New Oral Medication Approved For Acromegaly

 

Chiasma Logo RGB FinalOn June 26, 2020, the U.S. Food and Drug Administration (FDA) approved MYCAPSSA® (octreotide)
delayed-release oral capsules, the first and only oral somatostatin analog (SSA) capsule for the management
of appropriate patients with acromegaly. MYCAPSSA may provide the opportunity to comfortably and
conveniently manage acromegaly treatment at home, or wherever patients are.
MYCAPSSA can cause problems with the gallbladder. The most common side effects are headache, joint
pain, nausea, weakness, diarrhea, and sweating a lot.


Chiasma, a commercial stage biopharmaceutical company, is excited to bring this new treatment option to
people living with acromegaly. Chiasma hopes this new option will offer people living with acromegaly
freedom from the burden of injections and empower them to live their lives without planning around
potentially painful treatment.


Chiasma offers a patient assistance program, Chiasma Access & Patient Support (CAPS), that
offers dedicated and personalized support to help patients with acromegaly get started on
MYCAPSSA and guide them throughout their treatment. Learn more about MYCAPSSA
and CAPS at www.MYCAPSSA.com.

INDICATION AND IMPORTANT SAFETY INFORMATION


What is MYCAPSSA (octreotide) for?
MYCAPSSA is an oral prescription medicine used in the long-term maintenance treatment of acromegaly in
people for whom initial treatment with octreotide or lanreotide has been effective and tolerated.
If these treatments are effective and your body is tolerating it, you may be eligible to take MYCAPSSA
instead of the injections. Ask your doctor if this oral treatment is appropriate for you.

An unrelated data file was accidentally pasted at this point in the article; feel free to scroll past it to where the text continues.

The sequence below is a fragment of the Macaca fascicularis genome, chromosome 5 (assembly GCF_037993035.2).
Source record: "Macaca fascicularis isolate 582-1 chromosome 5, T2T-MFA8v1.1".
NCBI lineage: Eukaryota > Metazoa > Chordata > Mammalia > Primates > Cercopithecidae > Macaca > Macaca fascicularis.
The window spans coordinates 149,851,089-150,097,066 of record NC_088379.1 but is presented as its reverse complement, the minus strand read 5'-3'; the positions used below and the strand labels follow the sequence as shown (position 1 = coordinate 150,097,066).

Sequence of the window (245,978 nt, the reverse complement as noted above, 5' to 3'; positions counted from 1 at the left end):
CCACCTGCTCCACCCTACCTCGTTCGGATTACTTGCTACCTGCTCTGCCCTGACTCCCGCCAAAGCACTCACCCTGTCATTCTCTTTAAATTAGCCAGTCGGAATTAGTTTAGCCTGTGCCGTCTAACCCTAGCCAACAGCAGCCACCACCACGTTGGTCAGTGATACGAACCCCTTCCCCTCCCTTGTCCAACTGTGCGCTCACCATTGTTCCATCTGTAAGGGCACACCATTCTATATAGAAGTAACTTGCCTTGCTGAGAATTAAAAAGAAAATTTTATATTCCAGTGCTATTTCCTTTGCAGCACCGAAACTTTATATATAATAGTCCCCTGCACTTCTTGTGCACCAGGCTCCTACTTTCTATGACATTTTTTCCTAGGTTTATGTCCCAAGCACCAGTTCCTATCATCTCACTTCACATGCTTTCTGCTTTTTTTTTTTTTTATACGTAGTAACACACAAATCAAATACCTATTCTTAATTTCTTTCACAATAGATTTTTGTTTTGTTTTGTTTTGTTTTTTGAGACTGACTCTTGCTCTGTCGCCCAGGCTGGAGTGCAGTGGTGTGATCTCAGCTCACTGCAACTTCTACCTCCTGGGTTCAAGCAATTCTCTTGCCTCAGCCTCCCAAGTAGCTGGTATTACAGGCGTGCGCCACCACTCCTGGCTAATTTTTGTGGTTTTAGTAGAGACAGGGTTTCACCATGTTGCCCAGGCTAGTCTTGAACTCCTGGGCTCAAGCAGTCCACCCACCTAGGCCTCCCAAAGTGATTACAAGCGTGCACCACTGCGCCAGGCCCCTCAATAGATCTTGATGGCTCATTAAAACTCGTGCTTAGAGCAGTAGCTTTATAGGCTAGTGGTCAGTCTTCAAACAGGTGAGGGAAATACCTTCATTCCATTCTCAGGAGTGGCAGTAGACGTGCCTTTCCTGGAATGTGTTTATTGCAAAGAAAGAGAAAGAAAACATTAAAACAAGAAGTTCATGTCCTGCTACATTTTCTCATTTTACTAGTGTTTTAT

What is the most important safety information I should know?
MYCAPSSA can cause problems with the gallbladder. Tell your healthcare provider if you have any of these
symptoms: sudden pain in your upper right stomach (abdomen) or right shoulder or between your shoulder
blades; yellowing of your skin or the whites of your eyes; fever with chills; or nausea.
MYCAPSSA may affect your blood sugar, thyroid hormone, or vitamin B12 levels. Tell your healthcare
provider if you have any problems or conditions related to these. Your healthcare provider may monitor
these levels during your treatment with MYCAPSSA.
Tell your healthcare provider if you have an irregular heartbeat.


Who should not use MYCAPSSA?
MYCAPSSA can cause a serious allergic reaction including anaphylactic shock. Stop taking MYCAPSSA right
away and get emergency help if you have any of these symptoms: swelling of your tongue, throat, lips, eyes
or face; trouble swallowing or breathing; severe itching of the skin with rash or raised bumps; feeling faint;
chest pain; or rapid heartbeat.
Do not use MYCAPSSA if you are allergic to octreotide or any other ingredients in MYCAPSSA. If you need to
know the ingredients, ask your healthcare provider or pharmacist.
If you have certain other medical conditions, you should use MYCAPSSA with caution. Tell your healthcare
provider about all your medical conditions, especially the following: pregnancy or breastfeeding; liver disease;
kidney disease; or difficulty in emptying bladder completely.
Tell your healthcare provider about all the medicines you take. MYCAPSSA may affect the way other
medicines work, and other medicines may affect how MYCAPSSA works.


What are the possible side effects of MYCAPSSA?
The most common side effects are headache, joint pain, nausea, weakness, diarrhea, and sweating a lot.
Talk to your healthcare provider if you have any side effect that bothers you or that does not go away.
You may report side effects to the FDA at 1-800-FDA-1088.
Keep MYCAPSSA and all medicines out of the reach of children.


How should I take MYCAPSSA?
Do not take MYCAPSSA with food. MYCAPSSA should be taken with a glass of water on
an empty stomach. Take MYCAPSSA at least 1 hour before a meal or at least 2 hours
after a meal (for example, you could take your morning dose 1 hour before breakfast
and your evening dose at bedtime).

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James

 

James Smith is a retired Software Engineer.  He graduated from Revelle College at the University of California at San Diego having earned a Bachelor's Degree in Computer Science in 1978.  He spent close to four decades working in the Data Communications and embedded systems fields of expertise.
 
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August 2020

 

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